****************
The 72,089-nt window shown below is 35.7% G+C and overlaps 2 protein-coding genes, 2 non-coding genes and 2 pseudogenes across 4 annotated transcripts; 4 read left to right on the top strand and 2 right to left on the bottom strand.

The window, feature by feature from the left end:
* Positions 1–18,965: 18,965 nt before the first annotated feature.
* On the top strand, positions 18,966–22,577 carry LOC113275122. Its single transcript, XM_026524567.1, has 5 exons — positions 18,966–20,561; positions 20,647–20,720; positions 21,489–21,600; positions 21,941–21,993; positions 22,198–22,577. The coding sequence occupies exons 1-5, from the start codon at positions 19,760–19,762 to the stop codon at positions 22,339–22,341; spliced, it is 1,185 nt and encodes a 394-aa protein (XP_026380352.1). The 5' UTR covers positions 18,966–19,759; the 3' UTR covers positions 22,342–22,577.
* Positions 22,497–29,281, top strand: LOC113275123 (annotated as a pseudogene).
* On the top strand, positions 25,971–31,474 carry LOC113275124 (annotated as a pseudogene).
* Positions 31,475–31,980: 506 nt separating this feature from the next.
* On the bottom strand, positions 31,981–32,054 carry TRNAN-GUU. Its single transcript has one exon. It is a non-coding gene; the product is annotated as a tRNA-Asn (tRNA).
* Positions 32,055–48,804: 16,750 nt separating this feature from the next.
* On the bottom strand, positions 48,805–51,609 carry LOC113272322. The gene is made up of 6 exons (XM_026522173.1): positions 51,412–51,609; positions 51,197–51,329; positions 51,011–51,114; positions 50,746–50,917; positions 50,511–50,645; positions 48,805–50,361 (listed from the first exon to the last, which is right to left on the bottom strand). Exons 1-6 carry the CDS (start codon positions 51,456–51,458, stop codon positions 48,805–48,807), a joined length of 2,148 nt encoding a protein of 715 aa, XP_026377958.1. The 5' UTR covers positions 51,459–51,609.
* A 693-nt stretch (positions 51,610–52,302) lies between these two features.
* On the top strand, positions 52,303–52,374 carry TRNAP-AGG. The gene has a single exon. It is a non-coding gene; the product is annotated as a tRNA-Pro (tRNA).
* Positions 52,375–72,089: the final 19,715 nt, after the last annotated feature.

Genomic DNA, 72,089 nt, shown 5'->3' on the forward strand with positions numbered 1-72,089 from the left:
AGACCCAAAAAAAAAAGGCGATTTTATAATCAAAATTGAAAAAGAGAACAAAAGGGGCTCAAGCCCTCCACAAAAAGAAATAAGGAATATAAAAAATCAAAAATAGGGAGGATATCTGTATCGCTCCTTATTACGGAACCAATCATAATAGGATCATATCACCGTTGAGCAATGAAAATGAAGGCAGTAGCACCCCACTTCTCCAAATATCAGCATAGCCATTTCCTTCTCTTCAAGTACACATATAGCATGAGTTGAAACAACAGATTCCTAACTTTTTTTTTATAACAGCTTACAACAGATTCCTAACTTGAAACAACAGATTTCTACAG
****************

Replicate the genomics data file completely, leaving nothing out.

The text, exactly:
The 72,089-nt window shown below is 35.7% G+C and overlaps 2 protein-coding genes, 2 non-coding genes and 2 pseudogenes across 4 annotated transcripts; 4 read left to right on the top strand and 2 right to left on the bottom strand.

The window, feature by feature from the left end:
* Positions 1–18,965: 18,965 nt before the first annotated feature.
* On the top strand, positions 18,966–22,577 carry LOC113275122. Its single transcript, XM_026524567.1, has 5 exons — positions 18,966–20,561; positions 20,647–20,720; positions 21,489–21,600; positions 21,941–21,993; positions 22,198–22,577. The coding sequence occupies exons 1-5, from the start codon at positions 19,760–19,762 to the stop codon at positions 22,339–22,341; spliced, it is 1,185 nt and encodes a 394-aa protein (XP_026380352.1). The 5' UTR covers positions 18,966–19,759; the 3' UTR covers positions 22,342–22,577.
* Positions 22,497–29,281, top strand: LOC113275123 (annotated as a pseudogene).
* On the top strand, positions 25,971–31,474 carry LOC113275124 (annotated as a pseudogene).
* Positions 31,475–31,980: 506 nt separating this feature from the next.
* On the bottom strand, positions 31,981–32,054 carry TRNAN-GUU. Its single transcript has one exon. It is a non-coding gene; the product is annotated as a tRNA-Asn (tRNA).
* Positions 32,055–48,804: 16,750 nt separating this feature from the next.
* On the bottom strand, positions 48,805–51,609 carry LOC113272322. The gene is made up of 6 exons (XM_026522173.1): positions 51,412–51,609; positions 51,197–51,329; positions 51,011–51,114; positions 50,746–50,917; positions 50,511–50,645; positions 48,805–50,361 (listed from the first exon to the last, which is right to left on the bottom strand). Exons 1-6 carry the CDS (start codon positions 51,456–51,458, stop codon positions 48,805–48,807), a joined length of 2,148 nt encoding a protein of 715 aa, XP_026377958.1. The 5' UTR covers positions 51,459–51,609.
* A 693-nt stretch (positions 51,610–52,302) lies between these two features.
* On the top strand, positions 52,303–52,374 carry TRNAP-AGG. The gene has a single exon. It is a non-coding gene; the product is annotated as a tRNA-Pro (tRNA).
* Positions 52,375–72,089: the final 19,715 nt, after the last annotated feature.

Genomic DNA, 72,089 nt, shown 5'->3' on the forward strand with positions numbered 1-72,089 from the left:
AGACCCAAAAAAAAAAGGCGATTTTATAATCAAAATTGAAAAAGAGAACAAAAGGGGCTCAAGCCCTCCACAAAAAGAAATAAGGAATATAAAAAATCAAAAATAGGGAGGATATCTGTATCGCTCCTTATTACGGAACCAATCATAATAGGATCATATCACCGTTGAGCAATGAAAATGAAGGCAGTAGCACCCCACTTCTCCAAATATCAGCATAGCCATTTCCTTCTCTTCAAGTACACATATAGCATGAGTTGAAACAACAGATTCCTAACTTTTTTTTTATAACAGCTTACAACAGATTCCTAACTTGAAACAACAGATTTCTACAG